Knocking Down A Few Myths For Game Week August 27, 2012
Myths probably isn’t the right word. Misconceptions? Non-truths?
No, I think myths is correct. As we approach the season, I keep seeing certain phrases repeated over and over, and they bother me. It’s mostly the national media in season previews, but I’ve seen some other things on Twitter and such. They’re mostly harmless, but I’ve never met a piece of Illini Football misinformation that I haven’t wanted to set straight. Here’s three things that have been bugging me.
Zook left the cupboard stacked just like he did at Florida
Yes and no. Mostly no. Certainly not like he did at Florida.
Is our talent level higher than it was in 2005 when Zook took over? Absolutely. Without question. Ron Zook could both spot talent and recruit blue chippers. In the 2011 draft, we had three highly recruited players picked in the first three rounds. In the 2012 draft, we had four not-so-highly recruited players picked in the first two rounds. Zook could both land the blue-chippers and find the sleepers. Too bad he couldn’t coach.
We have 4 or 5 more players on this roster that should get selected next April, too. Maybe even some more first and second rounders. So yes, Zook did leave some talent. Especially in this senior class. But after that…
Recruiting class rankings on Rivals, 2006 to 2012:
Recruiting class rankings on Scout, 2006 to 2012:
Anyone else see the same trend? Yes, Ron Zook left the cupboard full. Of seniors. When the 2009 season tanked, players like CJ Fiedorowicz and Corey Cooper and Daniel Easterly and Andy Gallik bailed on their verbals. There will still some Ron Zook diamonds-in-the-rough like Jay Prosch and Jonathan Brown, but the class ranking fell quickly that December and January as seven players bailed. The 2011 and 2012 classes (2012 was mostly Zook recruits but had nine Tim Beckman recruits) just weren’t up to par with what Zook was doing from 2006 through 2009.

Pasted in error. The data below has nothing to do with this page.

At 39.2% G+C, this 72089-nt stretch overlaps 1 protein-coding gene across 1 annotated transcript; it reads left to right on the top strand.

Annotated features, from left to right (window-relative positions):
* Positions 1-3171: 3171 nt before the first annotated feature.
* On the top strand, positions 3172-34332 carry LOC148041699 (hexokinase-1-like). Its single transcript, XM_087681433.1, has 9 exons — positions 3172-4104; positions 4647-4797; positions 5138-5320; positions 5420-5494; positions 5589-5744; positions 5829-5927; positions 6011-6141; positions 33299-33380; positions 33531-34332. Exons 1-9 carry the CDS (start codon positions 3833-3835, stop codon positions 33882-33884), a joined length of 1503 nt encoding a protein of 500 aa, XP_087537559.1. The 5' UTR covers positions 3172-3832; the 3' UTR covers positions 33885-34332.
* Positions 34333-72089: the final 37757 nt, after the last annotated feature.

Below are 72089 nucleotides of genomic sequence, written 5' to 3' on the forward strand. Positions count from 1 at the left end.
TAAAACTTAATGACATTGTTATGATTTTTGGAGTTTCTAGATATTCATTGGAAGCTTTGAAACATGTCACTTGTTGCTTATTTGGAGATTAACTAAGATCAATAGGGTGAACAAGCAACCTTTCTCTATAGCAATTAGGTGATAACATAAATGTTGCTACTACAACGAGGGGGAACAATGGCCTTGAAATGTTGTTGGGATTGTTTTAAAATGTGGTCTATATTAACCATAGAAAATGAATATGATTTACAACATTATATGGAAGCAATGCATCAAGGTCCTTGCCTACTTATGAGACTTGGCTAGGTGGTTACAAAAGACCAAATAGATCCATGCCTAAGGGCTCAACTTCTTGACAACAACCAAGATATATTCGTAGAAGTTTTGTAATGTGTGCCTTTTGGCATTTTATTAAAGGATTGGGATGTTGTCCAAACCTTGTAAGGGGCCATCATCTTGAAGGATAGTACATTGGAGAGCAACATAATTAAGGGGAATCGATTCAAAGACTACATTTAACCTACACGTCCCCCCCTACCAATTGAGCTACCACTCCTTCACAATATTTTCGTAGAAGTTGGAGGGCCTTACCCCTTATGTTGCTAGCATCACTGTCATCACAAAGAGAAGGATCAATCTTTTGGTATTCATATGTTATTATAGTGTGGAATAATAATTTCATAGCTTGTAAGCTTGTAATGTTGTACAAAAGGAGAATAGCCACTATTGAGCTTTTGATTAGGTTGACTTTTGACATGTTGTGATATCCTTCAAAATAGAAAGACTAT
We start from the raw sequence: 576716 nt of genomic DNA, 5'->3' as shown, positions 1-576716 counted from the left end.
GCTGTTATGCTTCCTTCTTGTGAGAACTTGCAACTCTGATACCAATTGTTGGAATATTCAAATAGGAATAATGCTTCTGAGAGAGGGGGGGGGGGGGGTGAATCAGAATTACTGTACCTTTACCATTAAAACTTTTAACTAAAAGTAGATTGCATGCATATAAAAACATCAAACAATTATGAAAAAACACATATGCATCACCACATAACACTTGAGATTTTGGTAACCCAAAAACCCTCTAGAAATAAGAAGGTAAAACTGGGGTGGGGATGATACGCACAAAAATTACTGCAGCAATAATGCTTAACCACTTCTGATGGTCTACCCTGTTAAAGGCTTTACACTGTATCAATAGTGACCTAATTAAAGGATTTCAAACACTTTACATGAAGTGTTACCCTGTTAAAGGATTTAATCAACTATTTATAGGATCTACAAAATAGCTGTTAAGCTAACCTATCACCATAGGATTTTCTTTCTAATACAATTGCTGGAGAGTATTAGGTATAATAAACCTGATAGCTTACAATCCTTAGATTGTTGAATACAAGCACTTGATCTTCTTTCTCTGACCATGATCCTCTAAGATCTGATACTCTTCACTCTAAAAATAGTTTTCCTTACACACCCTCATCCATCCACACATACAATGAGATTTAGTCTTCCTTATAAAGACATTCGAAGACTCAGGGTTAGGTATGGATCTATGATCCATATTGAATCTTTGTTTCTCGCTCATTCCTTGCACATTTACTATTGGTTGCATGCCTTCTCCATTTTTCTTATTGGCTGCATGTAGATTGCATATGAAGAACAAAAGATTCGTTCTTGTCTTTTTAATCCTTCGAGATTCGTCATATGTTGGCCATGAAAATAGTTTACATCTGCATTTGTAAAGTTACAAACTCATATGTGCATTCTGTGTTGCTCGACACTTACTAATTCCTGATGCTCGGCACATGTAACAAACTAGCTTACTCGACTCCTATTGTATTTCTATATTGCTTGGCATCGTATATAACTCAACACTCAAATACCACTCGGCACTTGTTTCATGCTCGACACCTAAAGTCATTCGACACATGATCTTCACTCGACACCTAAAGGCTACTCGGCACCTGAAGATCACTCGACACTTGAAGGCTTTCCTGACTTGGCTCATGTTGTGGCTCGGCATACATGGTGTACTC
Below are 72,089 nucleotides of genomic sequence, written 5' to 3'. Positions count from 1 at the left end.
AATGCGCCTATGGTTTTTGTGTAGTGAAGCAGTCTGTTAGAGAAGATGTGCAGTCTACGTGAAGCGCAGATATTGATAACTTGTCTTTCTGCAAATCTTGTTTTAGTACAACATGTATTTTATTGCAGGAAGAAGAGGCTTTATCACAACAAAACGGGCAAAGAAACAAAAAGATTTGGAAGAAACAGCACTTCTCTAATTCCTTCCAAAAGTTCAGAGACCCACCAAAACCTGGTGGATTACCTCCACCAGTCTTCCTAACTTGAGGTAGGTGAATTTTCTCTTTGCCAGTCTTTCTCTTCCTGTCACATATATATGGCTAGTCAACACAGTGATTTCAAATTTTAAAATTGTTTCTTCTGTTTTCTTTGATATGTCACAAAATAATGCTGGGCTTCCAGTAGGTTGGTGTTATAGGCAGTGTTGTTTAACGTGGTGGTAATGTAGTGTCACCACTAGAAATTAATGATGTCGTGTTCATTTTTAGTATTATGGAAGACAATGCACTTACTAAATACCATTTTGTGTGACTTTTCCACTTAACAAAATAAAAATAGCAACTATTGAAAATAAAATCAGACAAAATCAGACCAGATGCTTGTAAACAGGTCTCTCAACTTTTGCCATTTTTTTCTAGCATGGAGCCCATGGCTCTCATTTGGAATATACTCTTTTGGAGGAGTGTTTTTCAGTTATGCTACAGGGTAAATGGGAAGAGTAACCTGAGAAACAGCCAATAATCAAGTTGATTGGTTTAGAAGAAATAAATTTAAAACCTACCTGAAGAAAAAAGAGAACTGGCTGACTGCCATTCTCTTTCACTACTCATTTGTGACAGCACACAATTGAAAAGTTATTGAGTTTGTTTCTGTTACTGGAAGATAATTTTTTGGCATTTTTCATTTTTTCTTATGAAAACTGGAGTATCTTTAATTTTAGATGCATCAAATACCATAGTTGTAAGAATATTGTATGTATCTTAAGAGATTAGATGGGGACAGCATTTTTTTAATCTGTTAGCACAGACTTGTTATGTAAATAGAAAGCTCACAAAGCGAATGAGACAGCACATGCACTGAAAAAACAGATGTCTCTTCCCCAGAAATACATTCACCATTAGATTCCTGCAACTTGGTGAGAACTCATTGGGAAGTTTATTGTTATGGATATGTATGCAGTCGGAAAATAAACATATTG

As such, he hesitated in 2010 and 2011 to play younger guys and build depth. Leaving Tim Beckman in the quandary he’s in now: a second string with very little experience.
So yes, Zook left us better than he found us. But the “Zook left the cupboard stocked” thing that keeps getting thrown around would have only been true had Ron Zook been fired after the 2009 debacle. It’s just not true in 2012.
The offensive struggles last year were because of Nathan Scheelhaase
Criticism of Nathan last year is very fair. You saw some of it here. I was most upset with his decision making. Taking off to run too soon, locking in on AJ too much, etc. We all wanted more.